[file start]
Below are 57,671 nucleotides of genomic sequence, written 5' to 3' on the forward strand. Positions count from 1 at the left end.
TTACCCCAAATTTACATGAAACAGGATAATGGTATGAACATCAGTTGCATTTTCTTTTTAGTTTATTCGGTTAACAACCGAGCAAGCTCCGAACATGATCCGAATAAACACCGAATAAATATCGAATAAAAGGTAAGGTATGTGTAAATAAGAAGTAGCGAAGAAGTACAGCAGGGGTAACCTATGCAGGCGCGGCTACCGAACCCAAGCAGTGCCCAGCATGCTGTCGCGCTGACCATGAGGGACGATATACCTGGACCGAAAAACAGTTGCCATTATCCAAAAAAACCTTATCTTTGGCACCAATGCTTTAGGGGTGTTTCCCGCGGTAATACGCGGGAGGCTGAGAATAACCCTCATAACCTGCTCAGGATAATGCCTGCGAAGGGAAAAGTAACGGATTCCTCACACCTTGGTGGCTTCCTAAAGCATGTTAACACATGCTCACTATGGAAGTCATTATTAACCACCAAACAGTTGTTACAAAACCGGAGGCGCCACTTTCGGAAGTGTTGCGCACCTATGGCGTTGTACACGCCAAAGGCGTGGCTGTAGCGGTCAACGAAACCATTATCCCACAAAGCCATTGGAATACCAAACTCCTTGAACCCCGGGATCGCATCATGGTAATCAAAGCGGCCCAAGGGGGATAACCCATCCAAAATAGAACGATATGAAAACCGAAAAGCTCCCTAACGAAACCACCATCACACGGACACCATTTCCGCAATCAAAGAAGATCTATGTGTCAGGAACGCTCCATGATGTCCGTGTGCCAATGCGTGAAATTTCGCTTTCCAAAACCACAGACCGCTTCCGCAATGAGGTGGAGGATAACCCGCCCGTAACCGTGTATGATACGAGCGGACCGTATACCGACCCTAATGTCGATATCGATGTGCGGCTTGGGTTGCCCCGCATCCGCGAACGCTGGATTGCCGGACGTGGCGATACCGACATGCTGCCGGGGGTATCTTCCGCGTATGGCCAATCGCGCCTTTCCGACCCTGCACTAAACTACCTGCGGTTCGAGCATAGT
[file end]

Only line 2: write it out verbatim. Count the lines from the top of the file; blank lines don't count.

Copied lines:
TTACCCCAAATTTACATGAAACAGGATAATGGTATGAACATCAGTTGCATTTTCTTTTTAGTTTATTCGGTTAACAACCGAGCAAGCTCCGAACATGATCCGAATAAACACCGAATAAATATCGAATAAAAGGTAAGGTATGTGTAAATAAGAAGTAGCGAAGAAGTACAGCAGGGGTAACCTATGCAGGCGCGGCTACCGAACCCAAGCAGTGCCCAGCATGCTGTCGCGCTGACCATGAGGGACGATATACCTGGACCGAAAAACAGTTGCCATTATCCAAAAAAACCTTATCTTTGGCACCAATGCTTTAGGGGTGTTTCCCGCGGTAATACGCGGGAGGCTGAGAATAACCCTCATAACCTGCTCAGGATAATGCCTGCGAAGGGAAAAGTAACGGATTCCTCACACCTTGGTGGCTTCCTAAAGCATGTTAACACATGCTCACTATGGAAGTCATTATTAACCACCAAACAGTTGTTACAAAACCGGAGGCGCCACTTTCGGAAGTGTTGCGCACCTATGGCGTTGTACACGCCAAAGGCGTGGCTGTAGCGGTCAACGAAACCATTATCCCACAAAGCCATTGGAATACCAAACTCCTTGAACCCCGGGATCGCATCATGGTAATCAAAGCGGCCCAAGGGGGATAACCCATCCAAAATAGAACGATATGAAAACCGAAAAGCTCCCTAACGAAACCACCATCACACGGACACCATTTCCGCAATCAAAGAAGATCTATGTGTCAGGAACGCTCCATGATGTCCGTGTGCCAATGCGTGAAATTTCGCTTTCCAAAACCACAGACCGCTTCCGCAATGAGGTGGAGGATAACCCGCCCGTAACCGTGTATGATACGAGCGGACCGTATACCGACCCTAATGTCGATATCGATGTGCGGCTTGGGTTGCCCCGCATCCGCGAACGCTGGATTGCCGGACGTGGCGATACCGACATGCTGCCGGGGGTATCTTCCGCGTATGGCCAATCGCGCCTTTCCGACCCTGCACTAAACTACCTGCGGTTCGAGCATAGT